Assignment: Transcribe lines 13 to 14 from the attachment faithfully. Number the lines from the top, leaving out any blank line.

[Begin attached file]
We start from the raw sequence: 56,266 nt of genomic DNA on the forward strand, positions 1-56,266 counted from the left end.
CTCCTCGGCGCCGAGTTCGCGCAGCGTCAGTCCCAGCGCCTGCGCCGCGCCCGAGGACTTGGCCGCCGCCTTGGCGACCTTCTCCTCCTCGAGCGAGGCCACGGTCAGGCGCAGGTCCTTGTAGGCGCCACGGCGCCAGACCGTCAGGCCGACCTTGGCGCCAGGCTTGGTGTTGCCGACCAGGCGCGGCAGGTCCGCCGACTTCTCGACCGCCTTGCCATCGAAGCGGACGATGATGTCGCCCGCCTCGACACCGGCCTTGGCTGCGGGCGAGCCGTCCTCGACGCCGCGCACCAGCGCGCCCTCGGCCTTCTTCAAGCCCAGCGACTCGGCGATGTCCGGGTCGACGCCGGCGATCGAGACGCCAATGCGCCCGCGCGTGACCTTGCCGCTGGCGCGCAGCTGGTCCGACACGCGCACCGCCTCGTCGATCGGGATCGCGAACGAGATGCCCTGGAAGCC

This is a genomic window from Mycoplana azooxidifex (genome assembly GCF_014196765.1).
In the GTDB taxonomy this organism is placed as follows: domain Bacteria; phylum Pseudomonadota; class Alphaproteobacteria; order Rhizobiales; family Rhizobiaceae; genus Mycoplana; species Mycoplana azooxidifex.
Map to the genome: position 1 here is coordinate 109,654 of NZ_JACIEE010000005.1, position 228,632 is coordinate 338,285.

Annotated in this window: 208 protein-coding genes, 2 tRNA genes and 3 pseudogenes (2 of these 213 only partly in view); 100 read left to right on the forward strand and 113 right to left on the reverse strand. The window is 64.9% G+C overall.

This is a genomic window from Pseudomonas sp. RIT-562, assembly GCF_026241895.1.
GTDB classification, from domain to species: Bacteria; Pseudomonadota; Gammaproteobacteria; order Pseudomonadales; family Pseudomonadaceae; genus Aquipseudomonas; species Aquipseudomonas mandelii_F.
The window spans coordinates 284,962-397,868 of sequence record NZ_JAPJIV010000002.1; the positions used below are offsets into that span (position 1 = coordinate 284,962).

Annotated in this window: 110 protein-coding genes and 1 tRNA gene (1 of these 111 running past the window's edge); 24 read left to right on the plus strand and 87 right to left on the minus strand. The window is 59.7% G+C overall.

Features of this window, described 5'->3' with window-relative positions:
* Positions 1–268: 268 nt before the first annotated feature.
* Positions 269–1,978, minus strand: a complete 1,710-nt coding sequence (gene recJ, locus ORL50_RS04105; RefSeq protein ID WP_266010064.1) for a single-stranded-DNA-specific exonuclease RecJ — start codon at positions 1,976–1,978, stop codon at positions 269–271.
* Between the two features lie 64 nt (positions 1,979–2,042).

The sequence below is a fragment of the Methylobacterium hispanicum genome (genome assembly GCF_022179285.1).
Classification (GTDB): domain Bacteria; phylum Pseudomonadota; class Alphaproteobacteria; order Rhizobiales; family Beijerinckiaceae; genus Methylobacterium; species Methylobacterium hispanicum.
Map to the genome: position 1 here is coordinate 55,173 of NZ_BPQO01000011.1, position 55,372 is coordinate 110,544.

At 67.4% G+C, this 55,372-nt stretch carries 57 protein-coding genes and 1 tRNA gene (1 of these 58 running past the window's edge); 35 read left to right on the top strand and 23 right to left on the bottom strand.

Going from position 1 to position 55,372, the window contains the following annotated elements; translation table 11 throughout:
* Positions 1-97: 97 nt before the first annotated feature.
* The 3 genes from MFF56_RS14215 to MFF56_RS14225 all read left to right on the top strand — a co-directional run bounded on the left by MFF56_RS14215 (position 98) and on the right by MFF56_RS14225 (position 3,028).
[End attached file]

* Positions 269–1,978, minus strand: a complete 1,710-nt coding sequence (gene recJ, locus ORL50_RS04105; RefSeq protein ID WP_266010064.1) for a single-stranded-DNA-specific exonuclease RecJ — start codon at positions 1,976–1,978, stop codon at positions 269–271.
* Between the two features lie 64 nt (positions 1,979–2,042).